Step Seven: Negotiation
For a first order and a first time, I wouldn’t get to hung up on negotiation at this stage. You want a competitive price, sure, but both side need to be making money. If you view the relationship as a long-term thing, there will be plenty of time for negotiating the price down and increasing those margins.
One useful trick is to ask for a quote for different order quantities, depending on your budget. You might as for a quote at 1000, 2000 and 3000 units. You might then be able to see if they could do 1500 for the 1000 price.
Push too hard here and you’re likely to start seeing quality issues, so don’t worry about leaving some money on the table, particularly for round one.
Step Eight: Place the Order
Make sure that the payment terms offer you protection in case something goes wrong. DO NOT pay 100% up front. A typical split of 50/50 or better yet 30/70, with 30% being paid upfront and 70% on successful completion of a quality inspection and release from the supplier is worth aiming for.
In terms of payment, if you can use Trade Assurance via Alibaba, great, if not, wire is fine. Just check the bank details you’re sending money to and make sure that they tally with your previous correspondence. Avoid Western Union, this is akin to leaving a pile of money in the street and hoping the right guy picks it up, it offers no protection and should be viewed as a warning sign if this is the only option offered by the supplier.
On the topic of getting inspections, my view is that this is not something to skip. Even on repeat orders, you never know what might have gone wrong and finding out by customers leaving bad reviews is definitely too late.
So now the factory is working on creating the next number one product in your chosen category, now you need to get things like barcodes, listing, logos and packaging sorted, ready to share with the supplier. This may seem like another massive hurdle, but with sites like Fiverr or 99designs.co.uk, it’s easy to get access to great design talent to make this step a breeze.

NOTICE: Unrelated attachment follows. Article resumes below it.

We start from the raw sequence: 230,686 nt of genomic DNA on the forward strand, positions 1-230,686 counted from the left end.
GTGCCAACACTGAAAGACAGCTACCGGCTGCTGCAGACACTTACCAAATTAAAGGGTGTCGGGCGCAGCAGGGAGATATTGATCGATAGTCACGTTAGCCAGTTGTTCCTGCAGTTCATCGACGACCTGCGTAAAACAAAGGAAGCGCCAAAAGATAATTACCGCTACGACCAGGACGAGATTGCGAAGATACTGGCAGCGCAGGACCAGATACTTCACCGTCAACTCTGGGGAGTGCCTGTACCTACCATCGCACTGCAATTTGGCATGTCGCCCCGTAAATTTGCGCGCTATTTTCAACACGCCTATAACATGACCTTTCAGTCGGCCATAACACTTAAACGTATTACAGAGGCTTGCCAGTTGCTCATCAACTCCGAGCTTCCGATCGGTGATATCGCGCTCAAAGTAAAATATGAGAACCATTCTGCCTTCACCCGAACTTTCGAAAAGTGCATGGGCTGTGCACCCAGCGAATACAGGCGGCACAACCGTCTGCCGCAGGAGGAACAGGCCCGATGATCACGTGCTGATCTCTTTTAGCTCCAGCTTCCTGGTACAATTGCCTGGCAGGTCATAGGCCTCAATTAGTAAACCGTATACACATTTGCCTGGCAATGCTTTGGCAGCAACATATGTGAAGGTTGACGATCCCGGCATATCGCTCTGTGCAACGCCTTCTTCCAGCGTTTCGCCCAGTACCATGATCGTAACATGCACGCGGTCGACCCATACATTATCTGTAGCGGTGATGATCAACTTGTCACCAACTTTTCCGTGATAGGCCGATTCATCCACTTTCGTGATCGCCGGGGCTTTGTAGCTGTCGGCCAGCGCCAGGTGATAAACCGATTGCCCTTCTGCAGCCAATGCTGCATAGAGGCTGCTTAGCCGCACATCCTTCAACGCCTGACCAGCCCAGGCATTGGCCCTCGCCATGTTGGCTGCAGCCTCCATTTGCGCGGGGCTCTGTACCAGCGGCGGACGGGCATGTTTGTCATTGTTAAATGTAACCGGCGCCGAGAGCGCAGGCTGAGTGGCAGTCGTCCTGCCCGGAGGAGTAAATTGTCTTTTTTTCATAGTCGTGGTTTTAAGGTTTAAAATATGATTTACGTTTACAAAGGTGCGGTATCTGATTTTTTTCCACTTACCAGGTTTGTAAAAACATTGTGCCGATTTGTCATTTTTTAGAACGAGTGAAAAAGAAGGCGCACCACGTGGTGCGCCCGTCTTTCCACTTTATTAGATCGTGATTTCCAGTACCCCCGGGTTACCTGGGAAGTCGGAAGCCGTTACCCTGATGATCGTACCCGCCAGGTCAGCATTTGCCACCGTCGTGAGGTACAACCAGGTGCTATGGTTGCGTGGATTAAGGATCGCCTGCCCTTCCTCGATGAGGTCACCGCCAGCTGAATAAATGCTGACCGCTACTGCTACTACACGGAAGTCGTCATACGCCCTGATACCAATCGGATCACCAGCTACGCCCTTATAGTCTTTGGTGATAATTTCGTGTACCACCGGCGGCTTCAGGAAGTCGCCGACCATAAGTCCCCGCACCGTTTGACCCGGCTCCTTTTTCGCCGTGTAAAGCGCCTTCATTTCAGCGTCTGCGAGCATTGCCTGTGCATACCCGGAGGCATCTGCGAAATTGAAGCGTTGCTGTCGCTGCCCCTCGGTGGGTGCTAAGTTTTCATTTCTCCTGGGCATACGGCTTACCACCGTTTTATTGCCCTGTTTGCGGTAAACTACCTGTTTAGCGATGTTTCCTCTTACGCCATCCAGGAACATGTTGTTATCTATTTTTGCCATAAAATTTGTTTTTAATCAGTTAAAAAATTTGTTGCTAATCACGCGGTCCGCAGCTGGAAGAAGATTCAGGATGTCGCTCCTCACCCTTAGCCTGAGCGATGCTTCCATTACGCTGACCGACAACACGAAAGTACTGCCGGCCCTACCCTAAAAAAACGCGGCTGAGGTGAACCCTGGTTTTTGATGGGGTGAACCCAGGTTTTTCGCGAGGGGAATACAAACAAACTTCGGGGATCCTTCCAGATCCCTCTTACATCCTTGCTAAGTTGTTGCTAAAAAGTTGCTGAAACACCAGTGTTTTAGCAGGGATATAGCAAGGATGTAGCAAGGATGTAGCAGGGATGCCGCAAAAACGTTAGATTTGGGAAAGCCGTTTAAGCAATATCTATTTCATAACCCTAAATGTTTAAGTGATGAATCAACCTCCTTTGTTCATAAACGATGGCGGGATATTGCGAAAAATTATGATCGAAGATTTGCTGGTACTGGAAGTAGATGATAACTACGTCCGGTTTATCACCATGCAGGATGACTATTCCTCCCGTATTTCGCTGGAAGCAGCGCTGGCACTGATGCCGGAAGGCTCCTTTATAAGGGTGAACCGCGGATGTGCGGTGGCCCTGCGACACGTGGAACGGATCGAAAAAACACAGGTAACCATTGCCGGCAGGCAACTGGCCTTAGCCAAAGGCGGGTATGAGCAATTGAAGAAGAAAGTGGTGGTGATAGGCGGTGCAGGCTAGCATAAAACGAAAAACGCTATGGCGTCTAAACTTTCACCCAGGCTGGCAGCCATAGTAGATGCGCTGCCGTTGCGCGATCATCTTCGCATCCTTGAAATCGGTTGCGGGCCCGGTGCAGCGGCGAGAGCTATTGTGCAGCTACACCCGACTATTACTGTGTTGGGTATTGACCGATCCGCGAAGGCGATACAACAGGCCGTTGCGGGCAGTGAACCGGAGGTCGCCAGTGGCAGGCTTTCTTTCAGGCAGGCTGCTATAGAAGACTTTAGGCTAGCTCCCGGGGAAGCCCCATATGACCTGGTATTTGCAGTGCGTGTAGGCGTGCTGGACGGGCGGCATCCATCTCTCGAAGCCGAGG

If you’re selling via Amazon as your main channel, it makes sense to optimise your packaging to meet the FBA packaging requirements, check them out for more details.
You’ll also be wanting to find someone to help with your shipping. You can do this yourself, but it can be a very complicated process so it’s best to find someone to help you. If you’re shipping over 200KG – 250KG, then using a freight forwarder makes sense. Someone like FreightOS or Flexport can help get the costs and timelines for this. FreightOS even have an Amazon FBA option, specifically gear to dealing with Amazon.
Step Ten: Sell, Sell, Sell
Hopefully by now your beautifully designed and packaged product has landed in Amazon’s warehouses. The listing is complete and optimised for the hot keywords for your category and you’re ready to launch.
There’s a tonne of stuff to be done here to make sure the listing is well priced, properly filled out and adorned with awesome product photography. Your aim is get your product on the first page, using whatever means you can, PPC, external ads, blogging. Definitely one to cover in more details in another post.
So, there you go, ten steps to creating your first private label product and selling it through Amazon. Clearly there’s a load of detail sitting behind each of these, but we’ll get to them in time.
When I first started looking into this, it seemed overwhelming. There’s so much to do and learn, it seemed almost impossible. The trick is to take it step by step. A lot of the process can be run sequentially, especially for your first product, allowing you to figure out each step as you need to.
So, get researching, find the next killer product and just make a start!